Then there are the really confused people, who voted for Romney because he’s black.

  22. relawson says:

    Yeah :(

  23. petertrepan says:

    First I heard that Obama was Muslim — from a violent and frightening culture with reason to hate us — and would help “his people” at our expense if elected.

    Then I found out he had a “radical black supremacist” United Church of Christ preacher. I heard these two things from the same people in quick succession. You can’t be Muslim and United Church of Christ at the same time, but those people didn’t seem to care.

    I can’t tell you what made Herman Cain acceptable to the right wing, but I can definitely tell you what those rumors were all about.

  24. wysinwyg says:

     So what you’re trying to say is that because Herman Cain ran a completely failed campaign and had very little support from the Republican party we should conclude that no Republicans are racist?

    Seriously, I don’t understand what point you’re trying to make.

  25. Navin_Johnson says:

    And why in God’s name would blacks at large vote for a racist party that constantly demonizes them as lazy takers that need to be cut off from government aid?  If there was no difference in how minorities are treated by the parties you might have more of a point.

    If Obama was gay, and most gays voted for Obama would you say it was because they hate straight people, or probably because the other party persecutes them?

  26. SamSam says:

    Why don’t you check to see how many of your black co-workers voted for W Bush, or other Republicans. Do you think there may be any correlation with the fact that they generally vote *Democrat* because of the contempt the other party has shown for them?

    Obama being black may have helped get out the vote. It didn’t make anyone vote for him who wouldn’t have voted for him anyway.

  27. C W says:

    “As a white male who worked in a company where more than 50% of the workers were black”

    Gosh, you must really know exactly what they’re thinking.

  28. Navin_Johnson says:

    This next part is awesome. He again asks the “isn’t it enough to have Condoleeza Rice” question, and here even supplies an answer – it should be enough, because, get this: she’s not just black and a woman, she’s WELL-SPOKEN! He actually plays the “well-spoken” card:

    Okay, if that’s what we have to do, pretend we’re doing it. Pretend that in the next couple of weeks, couple of months, the Republican Party announces that it is for contraception being given out by the state, and in fact the Catholic Church must give contraception away and make abortion available. Are we going to get the votes Obama got last night. We’re not? Really, we’re not?

    We won’t. But we’re not getting the votes that Obama got last night because we have Condoleeza Rice– and she is a pinnacle of achievement, and intelligent, and well-spoken . . . You can’t find a more accomplished person. Marco Rubio. And really, speaking in street lingo, we’re not getting credit for it. Now is it that Republicans are looking for credit? And it’s not perceived as genuine? Are these people perceived as tokens?

    The fish is swimming with the line way out to sea at this point . . . Just let him run, he’s tiring himself out:

    And the white Republican establishment is putting these people out front, but they really don’t believe that Marco Rubio is that good of a deal. Window dressing! If that’s the perception of Obama voters, than how do we change that?

    Read more: http://www.rollingstone.com/politics/blogs/taibblog/hey-rush-limbaugh-starting-an-abortion-industry-wont-win-you-female-voters-20121108#ixzz2BkVJRY6O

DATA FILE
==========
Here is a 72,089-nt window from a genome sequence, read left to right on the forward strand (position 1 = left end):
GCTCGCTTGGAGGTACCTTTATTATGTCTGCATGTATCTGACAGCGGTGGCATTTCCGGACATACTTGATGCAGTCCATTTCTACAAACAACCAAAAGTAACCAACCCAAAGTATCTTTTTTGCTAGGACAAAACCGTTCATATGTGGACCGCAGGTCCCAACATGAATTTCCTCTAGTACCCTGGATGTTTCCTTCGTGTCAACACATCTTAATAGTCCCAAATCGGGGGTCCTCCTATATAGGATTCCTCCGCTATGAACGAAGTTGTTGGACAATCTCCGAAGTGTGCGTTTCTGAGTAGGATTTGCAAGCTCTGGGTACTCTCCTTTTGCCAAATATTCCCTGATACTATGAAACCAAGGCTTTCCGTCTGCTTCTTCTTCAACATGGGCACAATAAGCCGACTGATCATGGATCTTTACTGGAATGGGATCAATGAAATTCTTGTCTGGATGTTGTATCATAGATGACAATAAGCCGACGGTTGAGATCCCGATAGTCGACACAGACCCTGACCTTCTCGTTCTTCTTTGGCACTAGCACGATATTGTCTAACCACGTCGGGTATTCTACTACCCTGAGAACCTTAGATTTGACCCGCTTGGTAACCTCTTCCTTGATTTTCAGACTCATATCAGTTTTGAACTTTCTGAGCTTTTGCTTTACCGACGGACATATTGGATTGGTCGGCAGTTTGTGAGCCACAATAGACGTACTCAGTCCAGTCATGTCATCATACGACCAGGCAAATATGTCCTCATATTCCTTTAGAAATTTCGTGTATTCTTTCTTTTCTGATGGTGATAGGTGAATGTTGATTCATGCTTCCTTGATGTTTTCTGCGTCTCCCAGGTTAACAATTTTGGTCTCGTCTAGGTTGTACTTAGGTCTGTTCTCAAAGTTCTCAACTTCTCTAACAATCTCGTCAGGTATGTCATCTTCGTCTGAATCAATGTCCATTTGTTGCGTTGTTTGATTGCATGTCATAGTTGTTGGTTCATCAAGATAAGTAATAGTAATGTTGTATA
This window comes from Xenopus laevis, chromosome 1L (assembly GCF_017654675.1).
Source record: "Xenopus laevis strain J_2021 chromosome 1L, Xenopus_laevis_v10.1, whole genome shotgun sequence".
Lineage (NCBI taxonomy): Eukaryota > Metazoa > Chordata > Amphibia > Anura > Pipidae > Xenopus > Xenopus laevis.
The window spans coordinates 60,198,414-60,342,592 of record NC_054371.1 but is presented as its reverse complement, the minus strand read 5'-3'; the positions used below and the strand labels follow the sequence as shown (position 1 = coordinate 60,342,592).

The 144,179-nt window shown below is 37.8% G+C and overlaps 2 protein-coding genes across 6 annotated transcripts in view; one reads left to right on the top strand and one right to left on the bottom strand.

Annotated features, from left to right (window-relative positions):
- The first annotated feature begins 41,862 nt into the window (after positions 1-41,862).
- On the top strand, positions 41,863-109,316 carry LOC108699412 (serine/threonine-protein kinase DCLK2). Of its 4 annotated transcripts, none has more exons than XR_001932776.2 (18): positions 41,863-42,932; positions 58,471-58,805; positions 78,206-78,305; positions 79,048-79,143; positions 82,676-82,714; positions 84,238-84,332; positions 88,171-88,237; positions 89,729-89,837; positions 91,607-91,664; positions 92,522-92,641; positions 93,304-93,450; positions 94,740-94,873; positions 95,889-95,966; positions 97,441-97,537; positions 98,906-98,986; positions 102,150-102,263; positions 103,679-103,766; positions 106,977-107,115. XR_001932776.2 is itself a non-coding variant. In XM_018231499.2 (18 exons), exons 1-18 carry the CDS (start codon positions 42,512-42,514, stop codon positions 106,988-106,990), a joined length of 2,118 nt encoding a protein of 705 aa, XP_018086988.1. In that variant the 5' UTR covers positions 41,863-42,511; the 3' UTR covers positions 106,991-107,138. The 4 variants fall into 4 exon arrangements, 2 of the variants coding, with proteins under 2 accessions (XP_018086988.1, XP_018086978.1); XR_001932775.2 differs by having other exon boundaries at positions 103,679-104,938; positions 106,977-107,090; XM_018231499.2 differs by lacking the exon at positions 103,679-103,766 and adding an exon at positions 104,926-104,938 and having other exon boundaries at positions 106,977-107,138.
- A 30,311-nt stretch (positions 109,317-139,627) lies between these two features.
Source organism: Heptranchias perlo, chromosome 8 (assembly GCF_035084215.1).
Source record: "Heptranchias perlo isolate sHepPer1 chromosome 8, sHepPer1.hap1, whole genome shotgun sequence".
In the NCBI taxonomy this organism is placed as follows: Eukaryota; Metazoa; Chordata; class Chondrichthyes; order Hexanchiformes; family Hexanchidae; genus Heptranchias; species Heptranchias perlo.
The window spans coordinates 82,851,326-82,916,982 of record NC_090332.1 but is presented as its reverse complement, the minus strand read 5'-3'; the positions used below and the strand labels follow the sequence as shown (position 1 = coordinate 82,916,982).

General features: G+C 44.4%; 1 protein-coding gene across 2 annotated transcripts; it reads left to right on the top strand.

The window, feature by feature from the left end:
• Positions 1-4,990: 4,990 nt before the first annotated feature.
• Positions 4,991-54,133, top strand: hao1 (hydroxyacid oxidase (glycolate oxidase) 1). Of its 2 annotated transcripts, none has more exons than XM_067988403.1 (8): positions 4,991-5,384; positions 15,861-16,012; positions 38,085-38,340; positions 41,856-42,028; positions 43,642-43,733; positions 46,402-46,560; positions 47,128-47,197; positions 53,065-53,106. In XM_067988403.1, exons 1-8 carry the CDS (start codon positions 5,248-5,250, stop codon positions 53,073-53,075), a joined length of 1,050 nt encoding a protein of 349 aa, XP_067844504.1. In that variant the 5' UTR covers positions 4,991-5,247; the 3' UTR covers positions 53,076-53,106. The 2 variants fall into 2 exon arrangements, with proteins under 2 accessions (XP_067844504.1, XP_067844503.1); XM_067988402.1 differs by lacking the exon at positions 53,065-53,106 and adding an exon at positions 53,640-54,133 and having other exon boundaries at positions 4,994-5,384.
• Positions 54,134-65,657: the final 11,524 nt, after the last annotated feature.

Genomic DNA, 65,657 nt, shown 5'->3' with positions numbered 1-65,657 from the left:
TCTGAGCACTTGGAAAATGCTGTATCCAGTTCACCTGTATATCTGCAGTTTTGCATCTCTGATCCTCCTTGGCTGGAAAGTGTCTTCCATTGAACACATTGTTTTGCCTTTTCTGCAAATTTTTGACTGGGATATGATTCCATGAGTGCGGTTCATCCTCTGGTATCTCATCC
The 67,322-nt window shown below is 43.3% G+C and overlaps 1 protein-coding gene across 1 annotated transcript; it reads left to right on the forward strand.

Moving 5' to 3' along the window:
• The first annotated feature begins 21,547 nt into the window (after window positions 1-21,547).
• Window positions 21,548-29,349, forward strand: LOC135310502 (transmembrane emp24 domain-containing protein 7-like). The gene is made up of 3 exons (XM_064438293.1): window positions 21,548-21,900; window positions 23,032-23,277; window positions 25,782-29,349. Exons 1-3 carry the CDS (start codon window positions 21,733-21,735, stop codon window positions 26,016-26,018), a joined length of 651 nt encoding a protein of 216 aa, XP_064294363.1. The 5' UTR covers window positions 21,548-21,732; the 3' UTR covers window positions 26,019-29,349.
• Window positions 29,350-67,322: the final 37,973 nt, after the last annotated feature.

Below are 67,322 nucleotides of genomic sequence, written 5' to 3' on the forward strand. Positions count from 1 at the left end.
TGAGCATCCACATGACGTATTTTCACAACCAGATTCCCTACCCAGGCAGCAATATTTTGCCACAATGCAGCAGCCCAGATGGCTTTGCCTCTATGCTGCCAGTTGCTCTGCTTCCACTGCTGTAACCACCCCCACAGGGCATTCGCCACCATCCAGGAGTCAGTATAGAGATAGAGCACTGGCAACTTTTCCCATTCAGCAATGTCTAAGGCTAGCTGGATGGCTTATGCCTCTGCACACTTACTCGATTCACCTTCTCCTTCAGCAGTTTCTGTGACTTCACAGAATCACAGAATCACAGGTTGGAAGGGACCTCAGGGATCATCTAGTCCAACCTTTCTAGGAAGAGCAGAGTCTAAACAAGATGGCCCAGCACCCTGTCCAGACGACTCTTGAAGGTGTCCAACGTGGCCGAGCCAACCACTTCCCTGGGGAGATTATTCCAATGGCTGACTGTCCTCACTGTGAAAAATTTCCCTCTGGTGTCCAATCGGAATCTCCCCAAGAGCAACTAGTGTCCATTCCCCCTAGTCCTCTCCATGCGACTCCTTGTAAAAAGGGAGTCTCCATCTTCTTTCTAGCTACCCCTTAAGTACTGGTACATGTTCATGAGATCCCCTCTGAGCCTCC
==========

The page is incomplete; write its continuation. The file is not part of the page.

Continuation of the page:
29. petertrepan says:

    Amen to that.

    My state just re-elected Roy Moore – the Ten Commandments judge – who ran on the message that the problem with America is that it accommodates nonbelievers. He’s Republican, of course.

    I think the question of whether government’s role should be large or small is a legitimate one, and the question of whether the federal or state government should have more authority is a legitimate one, but regardless of my views on that matter, I will never, ever, ever vote Republican because they have made hating me a significant part of their platform.

  30. bcsizemo says:

    Actually I might be inclined to pick the third option – they voted for a gay president because he was gay.  Which, in my mind, was the direction of most of these early comments were heading.

    I don’t really know why a person would vote for the people telling them they suck.  But as a voter I have a tendency to actually look at what the candidates are proposing to do and base my decisions off that.  Most people I know (black, white, latino, ect.) have a few key points they know and fall back on gut feelings.

    From what I’ve seen and understand about the black community being part of the cohesive mass is very very important.  Even if a black person voted Republican I highly doubt they’d go around telling all their black friends.

    But frankly what do I know about the black community…not a whole hell of a lot.  And unless there are some commenters in here that are black I’m guessing a lot of other people don’t know that much either.

  31. Quiche de Resistance says:

    Even worse, the confused racists who didn’t vote for Romney because he’s black.

  32. Navin_Johnson says:

    Seriously, it’s such a ridiculous argument.  Blacks have voted in the majority for Democrats since the 40′s. Republican support declined steadily since FDR and for good reason.  LBJ putting through The Civil Rights Act, and The Voting Rights Act and the switch of allegiance of racist Southern Democrats over to the GOP was the final nail in the coffin.  As it should have been.

  33. Antinous / Moderator says:

    Black people mostly voted for Obama for the same reason that women and LGBT people mostly voted for Obama, not because he’s the same gender or sexual orientation as us, but because he seems substantially more interested in assuring our human rights.